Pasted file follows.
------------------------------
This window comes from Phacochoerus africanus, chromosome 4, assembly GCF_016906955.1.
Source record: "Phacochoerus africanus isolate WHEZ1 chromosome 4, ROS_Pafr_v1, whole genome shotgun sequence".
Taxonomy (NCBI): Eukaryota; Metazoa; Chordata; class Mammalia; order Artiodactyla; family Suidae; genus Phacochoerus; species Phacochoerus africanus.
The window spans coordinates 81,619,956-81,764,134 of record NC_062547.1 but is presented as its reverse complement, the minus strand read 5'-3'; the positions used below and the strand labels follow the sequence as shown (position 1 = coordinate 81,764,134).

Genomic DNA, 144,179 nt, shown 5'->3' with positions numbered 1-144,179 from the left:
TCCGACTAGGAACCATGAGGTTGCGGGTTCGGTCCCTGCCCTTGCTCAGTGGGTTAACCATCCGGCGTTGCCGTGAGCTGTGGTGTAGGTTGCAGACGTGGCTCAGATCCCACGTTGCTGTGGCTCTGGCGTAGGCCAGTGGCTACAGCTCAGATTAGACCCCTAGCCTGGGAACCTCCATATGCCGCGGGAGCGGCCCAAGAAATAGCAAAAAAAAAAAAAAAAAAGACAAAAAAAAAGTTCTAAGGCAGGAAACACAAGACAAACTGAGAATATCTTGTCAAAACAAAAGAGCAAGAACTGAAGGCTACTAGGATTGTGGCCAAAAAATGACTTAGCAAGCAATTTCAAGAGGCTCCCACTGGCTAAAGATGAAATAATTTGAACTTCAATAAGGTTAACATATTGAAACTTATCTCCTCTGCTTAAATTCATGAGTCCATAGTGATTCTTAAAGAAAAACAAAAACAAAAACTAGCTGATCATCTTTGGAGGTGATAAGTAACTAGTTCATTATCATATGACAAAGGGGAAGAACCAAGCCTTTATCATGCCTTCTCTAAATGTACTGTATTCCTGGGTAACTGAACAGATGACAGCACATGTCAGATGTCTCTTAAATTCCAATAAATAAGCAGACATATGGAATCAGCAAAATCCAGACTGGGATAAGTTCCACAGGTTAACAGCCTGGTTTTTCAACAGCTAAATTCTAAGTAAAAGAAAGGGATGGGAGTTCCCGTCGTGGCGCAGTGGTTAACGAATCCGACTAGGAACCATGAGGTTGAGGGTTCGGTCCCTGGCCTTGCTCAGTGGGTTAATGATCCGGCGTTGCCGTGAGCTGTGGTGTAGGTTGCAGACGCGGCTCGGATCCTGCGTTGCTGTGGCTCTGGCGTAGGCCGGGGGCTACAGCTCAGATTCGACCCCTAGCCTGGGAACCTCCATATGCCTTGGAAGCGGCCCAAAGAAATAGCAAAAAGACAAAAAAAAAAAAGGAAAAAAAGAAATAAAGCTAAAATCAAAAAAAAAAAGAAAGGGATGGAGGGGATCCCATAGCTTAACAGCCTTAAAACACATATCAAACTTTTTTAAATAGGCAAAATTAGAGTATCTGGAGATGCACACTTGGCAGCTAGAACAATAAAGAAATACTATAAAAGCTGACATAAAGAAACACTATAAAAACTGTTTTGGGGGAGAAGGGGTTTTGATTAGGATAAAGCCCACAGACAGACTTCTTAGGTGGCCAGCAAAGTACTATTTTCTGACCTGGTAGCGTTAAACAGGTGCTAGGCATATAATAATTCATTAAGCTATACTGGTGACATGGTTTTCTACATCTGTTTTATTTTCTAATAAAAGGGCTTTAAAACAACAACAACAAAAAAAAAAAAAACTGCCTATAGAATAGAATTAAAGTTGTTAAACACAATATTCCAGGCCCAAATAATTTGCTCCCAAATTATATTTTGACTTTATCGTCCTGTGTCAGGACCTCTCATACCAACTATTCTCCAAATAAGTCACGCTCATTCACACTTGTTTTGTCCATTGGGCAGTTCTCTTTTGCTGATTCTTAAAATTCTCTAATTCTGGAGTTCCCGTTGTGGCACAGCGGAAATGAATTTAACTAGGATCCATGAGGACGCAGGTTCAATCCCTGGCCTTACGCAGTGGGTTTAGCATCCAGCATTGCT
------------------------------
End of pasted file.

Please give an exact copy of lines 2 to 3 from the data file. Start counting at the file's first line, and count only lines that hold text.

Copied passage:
Source record: "Phacochoerus africanus isolate WHEZ1 chromosome 4, ROS_Pafr_v1, whole genome shotgun sequence".
Taxonomy (NCBI): Eukaryota; Metazoa; Chordata; class Mammalia; order Artiodactyla; family Suidae; genus Phacochoerus; species Phacochoerus africanus.